The distinguishing characteristic of Bipolar Disorder, as compared to other mood disorders, is the presence of at least one manic episode. Additionally, it is presumed to be a chronic condition because the vast majority of individuals who have one manic episode have additional episodes in the future. The statistics suggest that four episodes in ten years is an average, without preventative treatment.
Bipolar disorder typically begins in adolescence or early adulthood and continues throughout life. It is often not recognized as a psychological problem, because it is episodic. Consequently, those who have it may suffer needlessly for years without treatment.
Effective treatment is available for bipolar disorder. Without treatment, marital breakups, job loss, alcohol and drug abuse, and suicide may result from the chronic, episodic mood swings. The most significant treatment issue is noncompliance with treatment. Most individuals with bipolar disorder do not perceive their manic episodes as needing treatment, and they resist entering treatment.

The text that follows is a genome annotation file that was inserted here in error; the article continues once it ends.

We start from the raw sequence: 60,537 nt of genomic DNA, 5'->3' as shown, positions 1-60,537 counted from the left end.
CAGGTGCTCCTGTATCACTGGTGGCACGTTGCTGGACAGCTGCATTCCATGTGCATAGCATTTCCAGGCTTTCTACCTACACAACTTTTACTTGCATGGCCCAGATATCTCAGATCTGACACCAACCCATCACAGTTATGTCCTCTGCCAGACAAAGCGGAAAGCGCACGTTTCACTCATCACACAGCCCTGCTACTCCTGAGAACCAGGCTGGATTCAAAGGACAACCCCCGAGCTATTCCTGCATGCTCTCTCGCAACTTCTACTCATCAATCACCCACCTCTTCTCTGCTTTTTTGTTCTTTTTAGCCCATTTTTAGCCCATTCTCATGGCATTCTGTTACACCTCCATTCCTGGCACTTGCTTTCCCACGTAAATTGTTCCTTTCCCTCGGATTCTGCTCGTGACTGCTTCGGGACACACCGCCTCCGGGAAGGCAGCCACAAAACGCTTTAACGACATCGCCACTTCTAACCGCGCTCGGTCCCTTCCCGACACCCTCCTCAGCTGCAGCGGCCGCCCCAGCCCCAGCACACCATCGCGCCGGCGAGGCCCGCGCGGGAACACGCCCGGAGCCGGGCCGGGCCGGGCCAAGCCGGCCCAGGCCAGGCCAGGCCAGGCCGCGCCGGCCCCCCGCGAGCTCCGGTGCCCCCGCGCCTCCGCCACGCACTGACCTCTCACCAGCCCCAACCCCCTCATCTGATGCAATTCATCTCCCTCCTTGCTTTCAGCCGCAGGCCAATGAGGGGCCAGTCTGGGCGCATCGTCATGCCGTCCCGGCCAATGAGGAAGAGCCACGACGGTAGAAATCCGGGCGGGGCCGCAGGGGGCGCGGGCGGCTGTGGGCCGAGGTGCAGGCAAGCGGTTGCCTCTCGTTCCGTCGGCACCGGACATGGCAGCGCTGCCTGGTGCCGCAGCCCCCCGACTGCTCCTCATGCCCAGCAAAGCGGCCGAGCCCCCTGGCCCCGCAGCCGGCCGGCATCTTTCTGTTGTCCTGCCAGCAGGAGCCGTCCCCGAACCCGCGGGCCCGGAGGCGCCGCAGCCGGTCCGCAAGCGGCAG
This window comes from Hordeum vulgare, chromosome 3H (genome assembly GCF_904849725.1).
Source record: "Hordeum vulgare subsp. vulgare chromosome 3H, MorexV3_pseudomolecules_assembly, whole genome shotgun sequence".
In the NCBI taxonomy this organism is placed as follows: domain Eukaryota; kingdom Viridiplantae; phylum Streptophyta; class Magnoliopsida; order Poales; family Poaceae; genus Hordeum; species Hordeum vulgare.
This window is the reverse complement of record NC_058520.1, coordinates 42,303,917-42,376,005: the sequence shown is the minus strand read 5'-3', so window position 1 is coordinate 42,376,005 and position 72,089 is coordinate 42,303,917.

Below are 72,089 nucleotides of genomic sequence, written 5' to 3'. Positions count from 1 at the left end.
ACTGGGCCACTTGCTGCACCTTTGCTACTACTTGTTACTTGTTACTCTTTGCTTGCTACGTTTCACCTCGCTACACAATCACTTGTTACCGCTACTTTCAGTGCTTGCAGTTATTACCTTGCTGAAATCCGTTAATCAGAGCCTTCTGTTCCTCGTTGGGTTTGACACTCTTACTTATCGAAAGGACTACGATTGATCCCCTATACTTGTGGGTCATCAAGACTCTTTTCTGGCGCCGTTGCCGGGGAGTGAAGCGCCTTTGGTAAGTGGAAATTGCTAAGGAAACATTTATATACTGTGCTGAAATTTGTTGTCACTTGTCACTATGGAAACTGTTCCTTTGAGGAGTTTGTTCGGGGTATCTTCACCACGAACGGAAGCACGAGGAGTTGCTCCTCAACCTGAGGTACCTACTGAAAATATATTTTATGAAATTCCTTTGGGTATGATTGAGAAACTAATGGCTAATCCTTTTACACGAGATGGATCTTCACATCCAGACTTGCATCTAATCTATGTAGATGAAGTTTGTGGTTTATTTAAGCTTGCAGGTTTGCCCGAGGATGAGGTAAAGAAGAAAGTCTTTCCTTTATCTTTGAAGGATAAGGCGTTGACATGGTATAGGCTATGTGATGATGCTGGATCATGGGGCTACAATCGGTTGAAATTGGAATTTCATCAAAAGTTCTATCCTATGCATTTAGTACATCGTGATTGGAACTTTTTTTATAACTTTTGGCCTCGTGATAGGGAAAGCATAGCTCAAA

In fact, most people report feeling very good during the beginning of a manic episode, and don't want it to stop. This is a serious judgment problem. As the manic episode progresses, concentration becomes difficult, thinking becomes more grandiose, and problems develop. Unfortunately, the risk taking behavior usually results in significant painful consequences such as loss of a job or a relationship, running up excessive debts, or getting into legal difficulties.